Yesterday I was honored to speak at a session on Clinical Trials at the annual meeting of the American Society of Breast Surgeons in Dallas. Dr. Deanna Attai, the President of ASBrS and a breast surgeon I have gotten to know via social media, was very kind to invite me. Thank you Deanna!
I spoke alongside several breast cancer experts who described current and future trends in the rapidly moving field of breast cancer clinical trials. They also addressed the ways that breast surgeons not in academic medical centers can be a part of such important research.
Before the session the audience was asked the following question via an audience response system:
The correct answer is ‘a third’. It was very interesting to see that nearly 70% thought the eligibility was significantly lower, at one in ten. This suggests that there may be a surprisingly high level of acceptance in the community of the possibility that men are excluded. Nearly a quarter thought the level of access is better than it is.
My presentation started with a brief description of my personal cancer journey, but focused primarily on the observation that men are only eligible for one in three trials when looking at the breast cancer clinical trials in clinicaltrials.gov. Here are some of the key slides that I showed.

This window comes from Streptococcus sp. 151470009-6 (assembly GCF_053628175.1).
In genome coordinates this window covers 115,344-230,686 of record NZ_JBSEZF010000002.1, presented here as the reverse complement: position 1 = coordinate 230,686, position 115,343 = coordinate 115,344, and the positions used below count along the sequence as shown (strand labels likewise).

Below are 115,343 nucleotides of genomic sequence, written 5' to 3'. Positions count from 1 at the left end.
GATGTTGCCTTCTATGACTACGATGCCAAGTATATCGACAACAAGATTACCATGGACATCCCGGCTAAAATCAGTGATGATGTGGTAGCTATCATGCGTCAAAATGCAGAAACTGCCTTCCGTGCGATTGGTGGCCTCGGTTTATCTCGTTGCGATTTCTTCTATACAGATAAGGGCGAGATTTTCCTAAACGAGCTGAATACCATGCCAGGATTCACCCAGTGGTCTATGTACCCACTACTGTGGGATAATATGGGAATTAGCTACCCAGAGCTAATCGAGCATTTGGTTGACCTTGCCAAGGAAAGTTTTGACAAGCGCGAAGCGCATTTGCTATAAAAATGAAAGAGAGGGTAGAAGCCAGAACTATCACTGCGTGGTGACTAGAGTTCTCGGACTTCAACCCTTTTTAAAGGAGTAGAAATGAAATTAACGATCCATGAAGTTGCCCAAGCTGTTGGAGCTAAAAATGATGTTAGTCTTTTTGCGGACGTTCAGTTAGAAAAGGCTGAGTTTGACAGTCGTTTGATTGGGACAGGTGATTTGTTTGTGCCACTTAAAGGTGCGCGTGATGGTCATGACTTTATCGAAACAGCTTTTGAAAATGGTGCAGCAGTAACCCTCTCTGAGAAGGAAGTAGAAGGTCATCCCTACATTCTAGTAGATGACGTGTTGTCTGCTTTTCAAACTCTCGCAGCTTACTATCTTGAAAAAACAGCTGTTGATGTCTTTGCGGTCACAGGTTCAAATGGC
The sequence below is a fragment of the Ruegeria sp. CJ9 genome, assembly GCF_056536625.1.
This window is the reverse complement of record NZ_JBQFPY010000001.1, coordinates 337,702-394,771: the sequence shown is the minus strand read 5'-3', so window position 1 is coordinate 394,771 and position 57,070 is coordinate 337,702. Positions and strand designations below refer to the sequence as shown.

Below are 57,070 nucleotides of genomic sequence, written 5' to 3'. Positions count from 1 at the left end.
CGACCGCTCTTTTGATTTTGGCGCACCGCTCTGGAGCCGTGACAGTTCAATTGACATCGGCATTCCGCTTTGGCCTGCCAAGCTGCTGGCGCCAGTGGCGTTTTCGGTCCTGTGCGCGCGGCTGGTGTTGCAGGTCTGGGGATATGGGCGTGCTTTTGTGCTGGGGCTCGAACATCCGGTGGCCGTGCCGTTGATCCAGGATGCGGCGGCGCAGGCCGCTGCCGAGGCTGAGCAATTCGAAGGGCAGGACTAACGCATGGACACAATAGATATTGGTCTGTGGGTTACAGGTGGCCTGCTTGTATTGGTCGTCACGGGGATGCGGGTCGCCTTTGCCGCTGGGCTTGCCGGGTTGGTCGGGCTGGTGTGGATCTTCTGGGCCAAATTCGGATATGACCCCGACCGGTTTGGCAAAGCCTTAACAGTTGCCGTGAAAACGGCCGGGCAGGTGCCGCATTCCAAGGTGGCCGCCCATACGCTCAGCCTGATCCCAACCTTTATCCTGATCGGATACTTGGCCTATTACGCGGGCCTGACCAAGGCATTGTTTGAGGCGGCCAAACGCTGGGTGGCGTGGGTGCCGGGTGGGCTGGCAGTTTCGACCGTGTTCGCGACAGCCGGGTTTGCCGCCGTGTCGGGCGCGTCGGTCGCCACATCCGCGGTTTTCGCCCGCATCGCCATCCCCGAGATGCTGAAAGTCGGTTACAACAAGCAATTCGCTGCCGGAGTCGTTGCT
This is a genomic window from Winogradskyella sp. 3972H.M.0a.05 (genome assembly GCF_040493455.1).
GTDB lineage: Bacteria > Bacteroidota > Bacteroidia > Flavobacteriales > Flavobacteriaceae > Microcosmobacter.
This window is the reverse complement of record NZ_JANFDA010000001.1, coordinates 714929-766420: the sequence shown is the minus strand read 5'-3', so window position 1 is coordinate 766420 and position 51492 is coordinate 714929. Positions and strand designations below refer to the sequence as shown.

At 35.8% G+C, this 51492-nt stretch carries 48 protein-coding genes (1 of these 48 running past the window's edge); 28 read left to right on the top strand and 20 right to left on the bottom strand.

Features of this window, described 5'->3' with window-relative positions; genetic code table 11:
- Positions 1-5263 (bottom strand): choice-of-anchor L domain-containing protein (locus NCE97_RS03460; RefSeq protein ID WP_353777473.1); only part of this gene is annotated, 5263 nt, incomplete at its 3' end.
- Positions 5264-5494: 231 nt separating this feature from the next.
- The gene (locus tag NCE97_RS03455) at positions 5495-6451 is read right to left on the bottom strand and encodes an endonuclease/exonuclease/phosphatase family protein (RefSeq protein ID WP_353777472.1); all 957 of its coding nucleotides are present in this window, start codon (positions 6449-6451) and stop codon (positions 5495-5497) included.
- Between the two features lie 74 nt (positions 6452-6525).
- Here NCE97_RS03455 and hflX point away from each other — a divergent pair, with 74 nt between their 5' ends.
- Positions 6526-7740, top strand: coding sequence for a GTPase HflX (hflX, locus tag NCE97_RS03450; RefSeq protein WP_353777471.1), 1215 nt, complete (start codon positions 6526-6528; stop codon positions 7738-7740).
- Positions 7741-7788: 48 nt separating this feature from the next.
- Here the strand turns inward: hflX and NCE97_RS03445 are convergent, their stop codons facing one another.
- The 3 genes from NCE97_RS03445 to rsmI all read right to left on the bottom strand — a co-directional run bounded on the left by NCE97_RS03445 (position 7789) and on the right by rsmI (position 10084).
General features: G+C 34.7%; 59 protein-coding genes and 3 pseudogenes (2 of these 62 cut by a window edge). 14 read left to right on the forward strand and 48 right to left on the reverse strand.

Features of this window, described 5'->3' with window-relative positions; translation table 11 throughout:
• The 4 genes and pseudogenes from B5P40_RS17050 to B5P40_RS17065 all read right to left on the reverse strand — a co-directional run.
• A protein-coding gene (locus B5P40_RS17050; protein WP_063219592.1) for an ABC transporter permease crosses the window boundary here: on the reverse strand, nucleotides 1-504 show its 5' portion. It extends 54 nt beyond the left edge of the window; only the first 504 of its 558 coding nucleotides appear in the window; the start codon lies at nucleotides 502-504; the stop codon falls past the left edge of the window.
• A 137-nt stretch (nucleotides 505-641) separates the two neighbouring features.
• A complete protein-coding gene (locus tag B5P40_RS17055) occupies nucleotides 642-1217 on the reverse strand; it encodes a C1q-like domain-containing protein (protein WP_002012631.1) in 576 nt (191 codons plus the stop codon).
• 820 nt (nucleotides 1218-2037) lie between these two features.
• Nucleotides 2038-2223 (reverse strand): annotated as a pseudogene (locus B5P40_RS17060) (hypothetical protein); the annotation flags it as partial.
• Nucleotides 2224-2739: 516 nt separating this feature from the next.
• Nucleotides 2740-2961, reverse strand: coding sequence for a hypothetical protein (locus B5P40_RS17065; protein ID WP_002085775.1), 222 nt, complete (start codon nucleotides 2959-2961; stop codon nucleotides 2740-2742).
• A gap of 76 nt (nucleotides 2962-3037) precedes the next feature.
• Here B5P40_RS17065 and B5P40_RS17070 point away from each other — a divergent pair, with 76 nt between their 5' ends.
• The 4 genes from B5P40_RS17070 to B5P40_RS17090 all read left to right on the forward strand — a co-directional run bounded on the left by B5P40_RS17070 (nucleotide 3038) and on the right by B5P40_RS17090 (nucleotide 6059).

- The first explains the methodology – I downloaded trials and filtered them for breast
- The second shows at a high level the finding that men are eligible for 1/3rd of trials in the database – the blue segments of the bars which indicate trials where both genders are eligible. It is the same when you focus on trials that are currently accruing. When you focus on surgery trial it drops to one in four.
- The third slide shows the conclusions, my challenge/request to the community of breast doctors and my thanks to one of them, Dr. Beth Mittendorf, whose immunotherapy trials for breast cancer allow men to join, and one of which I was fortunate to be a part of.
Here is that challenge:
“I believe that excluding men from clinical trials for which their disease is a match should require justification in the context of established guidelines for ethical subject selection.”
In other words, if you don’t include men you have to come out and say so, and give a reason that is acceptable to medical ethicists and experts in the field. I am sure that there are many situations where that is true, but I bet there are others where men could well be included, and as a result we may learn new things about their disease and how to treat it.
Thank you again to the ASBrS for a chance to speak and to be a part of the great meeting! And thank you for all you do for patients!